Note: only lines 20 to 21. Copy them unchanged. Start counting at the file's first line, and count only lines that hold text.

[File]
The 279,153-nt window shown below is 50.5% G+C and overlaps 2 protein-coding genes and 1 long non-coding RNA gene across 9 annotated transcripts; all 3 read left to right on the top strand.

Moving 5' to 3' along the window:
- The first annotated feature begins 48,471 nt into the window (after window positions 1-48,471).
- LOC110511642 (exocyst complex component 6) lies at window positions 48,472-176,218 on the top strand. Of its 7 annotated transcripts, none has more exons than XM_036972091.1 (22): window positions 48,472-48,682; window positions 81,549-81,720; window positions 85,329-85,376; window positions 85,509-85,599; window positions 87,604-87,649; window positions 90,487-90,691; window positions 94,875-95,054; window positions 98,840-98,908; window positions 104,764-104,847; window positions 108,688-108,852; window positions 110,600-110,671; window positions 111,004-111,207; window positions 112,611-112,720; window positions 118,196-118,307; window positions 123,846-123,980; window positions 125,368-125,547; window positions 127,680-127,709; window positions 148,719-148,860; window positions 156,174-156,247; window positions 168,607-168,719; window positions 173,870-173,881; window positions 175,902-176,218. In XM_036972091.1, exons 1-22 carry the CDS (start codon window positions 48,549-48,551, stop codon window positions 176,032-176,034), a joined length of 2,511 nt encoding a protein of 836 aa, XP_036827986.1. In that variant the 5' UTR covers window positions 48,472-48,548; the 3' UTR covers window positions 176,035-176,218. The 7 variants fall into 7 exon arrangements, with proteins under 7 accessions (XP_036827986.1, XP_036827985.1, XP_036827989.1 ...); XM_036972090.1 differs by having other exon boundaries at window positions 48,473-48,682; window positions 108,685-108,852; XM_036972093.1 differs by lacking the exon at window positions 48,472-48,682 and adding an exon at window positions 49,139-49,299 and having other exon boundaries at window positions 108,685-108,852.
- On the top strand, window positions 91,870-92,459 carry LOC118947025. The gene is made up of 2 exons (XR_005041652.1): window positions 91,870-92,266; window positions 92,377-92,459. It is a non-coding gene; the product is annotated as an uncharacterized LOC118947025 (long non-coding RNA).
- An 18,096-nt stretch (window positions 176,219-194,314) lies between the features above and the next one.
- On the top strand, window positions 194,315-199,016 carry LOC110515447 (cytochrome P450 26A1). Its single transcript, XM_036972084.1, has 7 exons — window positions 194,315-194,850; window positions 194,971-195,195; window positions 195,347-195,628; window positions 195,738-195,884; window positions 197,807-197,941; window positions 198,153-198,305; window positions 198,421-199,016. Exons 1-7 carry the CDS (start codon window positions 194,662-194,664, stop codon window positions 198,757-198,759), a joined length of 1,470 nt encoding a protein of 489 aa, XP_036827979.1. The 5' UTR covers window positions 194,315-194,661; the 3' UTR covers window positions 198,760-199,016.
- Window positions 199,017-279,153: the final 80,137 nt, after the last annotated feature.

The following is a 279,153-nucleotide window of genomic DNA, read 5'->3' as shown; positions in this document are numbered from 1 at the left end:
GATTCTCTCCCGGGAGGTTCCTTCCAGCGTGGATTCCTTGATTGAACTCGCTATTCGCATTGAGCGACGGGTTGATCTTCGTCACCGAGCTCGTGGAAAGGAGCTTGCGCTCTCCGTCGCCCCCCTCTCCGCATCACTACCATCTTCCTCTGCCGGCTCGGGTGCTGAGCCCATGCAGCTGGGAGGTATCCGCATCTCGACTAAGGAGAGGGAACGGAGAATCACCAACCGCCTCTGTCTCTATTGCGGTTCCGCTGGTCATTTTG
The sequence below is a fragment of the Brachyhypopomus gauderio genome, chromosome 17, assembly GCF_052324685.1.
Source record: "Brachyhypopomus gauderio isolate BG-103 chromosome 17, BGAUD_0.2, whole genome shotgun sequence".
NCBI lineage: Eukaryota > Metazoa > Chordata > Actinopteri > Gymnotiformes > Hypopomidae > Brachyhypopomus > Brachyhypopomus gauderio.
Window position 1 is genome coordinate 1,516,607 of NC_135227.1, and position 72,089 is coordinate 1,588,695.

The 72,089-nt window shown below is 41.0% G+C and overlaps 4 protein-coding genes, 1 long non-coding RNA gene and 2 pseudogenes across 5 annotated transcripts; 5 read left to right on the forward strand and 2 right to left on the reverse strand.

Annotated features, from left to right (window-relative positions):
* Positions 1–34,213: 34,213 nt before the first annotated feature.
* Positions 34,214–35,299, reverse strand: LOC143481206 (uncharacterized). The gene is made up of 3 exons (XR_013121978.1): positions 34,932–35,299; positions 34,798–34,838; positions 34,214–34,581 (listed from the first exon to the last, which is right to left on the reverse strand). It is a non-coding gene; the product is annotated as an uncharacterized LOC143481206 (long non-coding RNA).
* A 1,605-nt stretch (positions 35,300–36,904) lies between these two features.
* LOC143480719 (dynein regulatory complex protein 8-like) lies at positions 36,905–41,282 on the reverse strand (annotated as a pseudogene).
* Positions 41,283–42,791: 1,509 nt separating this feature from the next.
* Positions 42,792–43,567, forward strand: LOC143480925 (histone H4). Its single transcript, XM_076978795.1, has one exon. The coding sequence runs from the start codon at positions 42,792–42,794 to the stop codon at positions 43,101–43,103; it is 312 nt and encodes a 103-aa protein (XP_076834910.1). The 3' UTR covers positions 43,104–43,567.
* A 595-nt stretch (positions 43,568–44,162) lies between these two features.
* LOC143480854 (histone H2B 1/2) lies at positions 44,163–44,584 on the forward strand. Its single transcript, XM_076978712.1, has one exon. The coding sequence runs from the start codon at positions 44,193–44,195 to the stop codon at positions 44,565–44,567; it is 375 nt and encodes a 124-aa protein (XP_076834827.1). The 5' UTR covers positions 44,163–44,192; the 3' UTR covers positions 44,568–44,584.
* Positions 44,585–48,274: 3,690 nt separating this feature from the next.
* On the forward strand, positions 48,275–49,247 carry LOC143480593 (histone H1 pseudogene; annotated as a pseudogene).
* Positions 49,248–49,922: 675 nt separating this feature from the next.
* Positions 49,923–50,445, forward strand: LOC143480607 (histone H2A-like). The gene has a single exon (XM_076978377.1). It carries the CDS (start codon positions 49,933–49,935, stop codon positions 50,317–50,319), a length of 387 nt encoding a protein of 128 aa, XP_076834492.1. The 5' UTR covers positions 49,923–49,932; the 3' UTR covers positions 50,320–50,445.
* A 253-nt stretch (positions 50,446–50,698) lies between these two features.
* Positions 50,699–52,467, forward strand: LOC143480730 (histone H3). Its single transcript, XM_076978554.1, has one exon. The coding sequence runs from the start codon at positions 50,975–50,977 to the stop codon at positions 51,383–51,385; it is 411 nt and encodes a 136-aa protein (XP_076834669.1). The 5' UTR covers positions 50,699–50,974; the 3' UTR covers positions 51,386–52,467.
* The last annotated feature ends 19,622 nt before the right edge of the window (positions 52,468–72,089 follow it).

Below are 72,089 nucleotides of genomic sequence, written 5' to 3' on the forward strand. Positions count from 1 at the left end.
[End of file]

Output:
* LOC143480719 (dynein regulatory complex protein 8-like) lies at positions 36,905–41,282 on the reverse strand (annotated as a pseudogene).
* Positions 41,283–42,791: 1,509 nt separating this feature from the next.